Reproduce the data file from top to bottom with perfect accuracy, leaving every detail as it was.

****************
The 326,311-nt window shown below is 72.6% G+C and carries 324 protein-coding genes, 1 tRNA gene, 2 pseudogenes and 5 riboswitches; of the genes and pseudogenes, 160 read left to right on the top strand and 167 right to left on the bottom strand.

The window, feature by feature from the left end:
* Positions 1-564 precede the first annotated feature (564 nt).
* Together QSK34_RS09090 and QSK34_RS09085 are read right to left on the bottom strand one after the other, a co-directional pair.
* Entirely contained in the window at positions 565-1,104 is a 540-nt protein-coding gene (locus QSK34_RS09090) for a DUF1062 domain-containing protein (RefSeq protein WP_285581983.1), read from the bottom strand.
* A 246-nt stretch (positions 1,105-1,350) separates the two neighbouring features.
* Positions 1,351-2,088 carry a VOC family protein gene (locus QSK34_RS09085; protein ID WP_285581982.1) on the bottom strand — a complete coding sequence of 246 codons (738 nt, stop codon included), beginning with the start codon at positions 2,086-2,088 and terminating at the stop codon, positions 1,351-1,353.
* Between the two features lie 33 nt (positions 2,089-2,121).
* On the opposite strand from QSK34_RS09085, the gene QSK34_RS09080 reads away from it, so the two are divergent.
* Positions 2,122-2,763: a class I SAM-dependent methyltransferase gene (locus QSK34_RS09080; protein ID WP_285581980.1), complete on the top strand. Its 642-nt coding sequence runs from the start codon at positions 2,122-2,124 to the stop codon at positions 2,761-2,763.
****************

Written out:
The 326,311-nt window shown below is 72.6% G+C and carries 324 protein-coding genes, 1 tRNA gene, 2 pseudogenes and 5 riboswitches; of the genes and pseudogenes, 160 read left to right on the top strand and 167 right to left on the bottom strand.

The window, feature by feature from the left end:
* Positions 1-564 precede the first annotated feature (564 nt).
* Together QSK34_RS09090 and QSK34_RS09085 are read right to left on the bottom strand one after the other, a co-directional pair.
* Entirely contained in the window at positions 565-1,104 is a 540-nt protein-coding gene (locus QSK34_RS09090) for a DUF1062 domain-containing protein (RefSeq protein WP_285581983.1), read from the bottom strand.
* A 246-nt stretch (positions 1,105-1,350) separates the two neighbouring features.
* Positions 1,351-2,088 carry a VOC family protein gene (locus QSK34_RS09085; protein ID WP_285581982.1) on the bottom strand — a complete coding sequence of 246 codons (738 nt, stop codon included), beginning with the start codon at positions 2,086-2,088 and terminating at the stop codon, positions 1,351-1,353.
* Between the two features lie 33 nt (positions 2,089-2,121).
* On the opposite strand from QSK34_RS09085, the gene QSK34_RS09080 reads away from it, so the two are divergent.
* Positions 2,122-2,763: a class I SAM-dependent methyltransferase gene (locus QSK34_RS09080; protein ID WP_285581980.1), complete on the top strand. Its 642-nt coding sequence runs from the start codon at positions 2,122-2,124 to the stop codon at positions 2,761-2,763.